Common Market | Black Patch War EP
Most Likely To: make you party like it’s 1993.
Listening to Common Market’s Black Patch War EP, it’s easy to understand how a love of 1990s east coast hip-hop brought the duo of Sabzi and RA Scion together. Most of the tracks are filled with the slinky, coltish spirit of acts like De La Soul and Jungle Brothers, and Sabzi’s delivery is that of the gleefully retro variety that made Jurassic 5′s early recordings so successful. Which is not to suggest that Common Market are repackagers of bygone sounds–far from it. The strength of this release comes from imbuing its classic characteristics with a gifted, original verve.
Over the course of seven songs, the pair illustrate a knack for inventive beats and elastic flows whose dexterity suggests Common Market would find themselves equally at home on any number of branches in hip-hop’s increasingly far reaching family tree. The hard drum machine snares and tongue-twisting lyrics of “Trouble Is” make it the most modern sounding of the assembled tracks, yet it still manages to sidle in inconspicuously alongside the more old-school numbers. We’ve already dissected the successful title track, an ambitiously thematic composition, so suffice it to say that it is a marvelous way to launch this mini-album. “Oldham Era” is a minimalist jam that utilizes a droopy bassline to great effect.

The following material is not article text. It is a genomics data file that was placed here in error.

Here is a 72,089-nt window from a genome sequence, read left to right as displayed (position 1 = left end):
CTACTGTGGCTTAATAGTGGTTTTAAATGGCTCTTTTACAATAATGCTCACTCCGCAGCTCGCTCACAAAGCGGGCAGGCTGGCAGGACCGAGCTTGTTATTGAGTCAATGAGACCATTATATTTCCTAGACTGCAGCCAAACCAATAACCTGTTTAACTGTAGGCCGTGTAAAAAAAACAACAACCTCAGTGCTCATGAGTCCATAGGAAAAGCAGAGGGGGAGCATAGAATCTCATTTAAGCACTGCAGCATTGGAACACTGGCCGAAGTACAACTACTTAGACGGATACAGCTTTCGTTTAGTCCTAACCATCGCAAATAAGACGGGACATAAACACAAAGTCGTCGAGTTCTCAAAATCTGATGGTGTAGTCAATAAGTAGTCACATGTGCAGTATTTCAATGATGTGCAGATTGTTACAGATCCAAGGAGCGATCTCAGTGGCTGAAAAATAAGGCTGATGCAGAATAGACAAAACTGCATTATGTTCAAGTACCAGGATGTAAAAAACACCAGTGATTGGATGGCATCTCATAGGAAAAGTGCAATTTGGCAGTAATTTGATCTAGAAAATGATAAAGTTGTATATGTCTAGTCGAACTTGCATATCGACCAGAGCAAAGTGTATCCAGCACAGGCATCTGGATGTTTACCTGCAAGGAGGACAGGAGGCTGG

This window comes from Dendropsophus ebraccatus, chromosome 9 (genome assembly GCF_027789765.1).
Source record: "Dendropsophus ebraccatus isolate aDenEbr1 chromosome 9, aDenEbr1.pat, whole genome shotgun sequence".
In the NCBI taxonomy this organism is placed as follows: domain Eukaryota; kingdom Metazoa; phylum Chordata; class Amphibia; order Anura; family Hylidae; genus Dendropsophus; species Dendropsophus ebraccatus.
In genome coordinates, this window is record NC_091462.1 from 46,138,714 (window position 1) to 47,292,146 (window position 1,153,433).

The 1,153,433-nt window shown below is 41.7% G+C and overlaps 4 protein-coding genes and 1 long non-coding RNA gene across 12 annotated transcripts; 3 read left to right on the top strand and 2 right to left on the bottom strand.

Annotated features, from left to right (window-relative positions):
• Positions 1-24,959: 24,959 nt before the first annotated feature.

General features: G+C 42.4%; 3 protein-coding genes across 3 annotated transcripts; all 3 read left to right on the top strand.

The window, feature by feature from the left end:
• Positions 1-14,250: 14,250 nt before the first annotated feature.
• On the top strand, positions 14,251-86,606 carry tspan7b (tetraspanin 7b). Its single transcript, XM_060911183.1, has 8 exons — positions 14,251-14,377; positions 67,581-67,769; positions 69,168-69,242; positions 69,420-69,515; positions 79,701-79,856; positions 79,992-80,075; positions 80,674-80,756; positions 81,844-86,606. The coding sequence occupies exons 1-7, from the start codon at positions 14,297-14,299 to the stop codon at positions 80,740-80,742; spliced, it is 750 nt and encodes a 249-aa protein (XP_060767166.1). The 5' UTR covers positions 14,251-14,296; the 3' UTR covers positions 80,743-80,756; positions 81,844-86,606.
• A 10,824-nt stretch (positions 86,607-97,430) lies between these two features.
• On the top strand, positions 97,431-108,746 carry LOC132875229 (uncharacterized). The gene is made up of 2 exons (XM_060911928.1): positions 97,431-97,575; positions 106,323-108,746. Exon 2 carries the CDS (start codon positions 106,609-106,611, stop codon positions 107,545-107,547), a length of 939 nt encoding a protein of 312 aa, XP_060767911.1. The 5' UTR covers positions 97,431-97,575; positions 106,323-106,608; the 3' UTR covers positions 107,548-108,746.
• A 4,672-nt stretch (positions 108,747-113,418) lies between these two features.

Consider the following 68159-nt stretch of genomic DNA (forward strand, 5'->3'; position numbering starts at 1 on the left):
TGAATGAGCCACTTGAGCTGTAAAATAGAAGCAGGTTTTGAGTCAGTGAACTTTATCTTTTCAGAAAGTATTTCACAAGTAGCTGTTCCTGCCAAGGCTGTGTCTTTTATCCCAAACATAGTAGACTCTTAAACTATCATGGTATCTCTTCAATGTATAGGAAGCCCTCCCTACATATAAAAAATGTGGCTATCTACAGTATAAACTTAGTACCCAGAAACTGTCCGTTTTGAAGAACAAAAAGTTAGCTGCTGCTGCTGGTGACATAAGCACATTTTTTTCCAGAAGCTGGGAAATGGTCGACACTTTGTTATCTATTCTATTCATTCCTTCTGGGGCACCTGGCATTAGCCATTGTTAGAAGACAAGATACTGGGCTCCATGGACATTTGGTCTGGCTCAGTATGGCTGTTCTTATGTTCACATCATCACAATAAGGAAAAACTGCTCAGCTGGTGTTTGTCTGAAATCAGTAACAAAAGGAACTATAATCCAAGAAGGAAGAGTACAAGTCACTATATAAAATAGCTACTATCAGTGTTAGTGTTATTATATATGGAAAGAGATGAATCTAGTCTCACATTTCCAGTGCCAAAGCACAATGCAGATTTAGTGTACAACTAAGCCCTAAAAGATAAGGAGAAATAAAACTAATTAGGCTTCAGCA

Lyrically, the record is a chip off the old conscious hip-hop block; however, the EP never dips its toe into the danger zone associated with that movement, namely of writing that swerves dangerously toward the preachy or inane. Instead, the combination of beats and prose is flawlessly balanced, each complementing the other at every turn of phrase. As with the laidback “Red Leaves,” Black Patch War is a perfect example of how looking backward is one of the best ways to be forward thinking.
Listen to the title track from Common Market’s Black Patch War EP:
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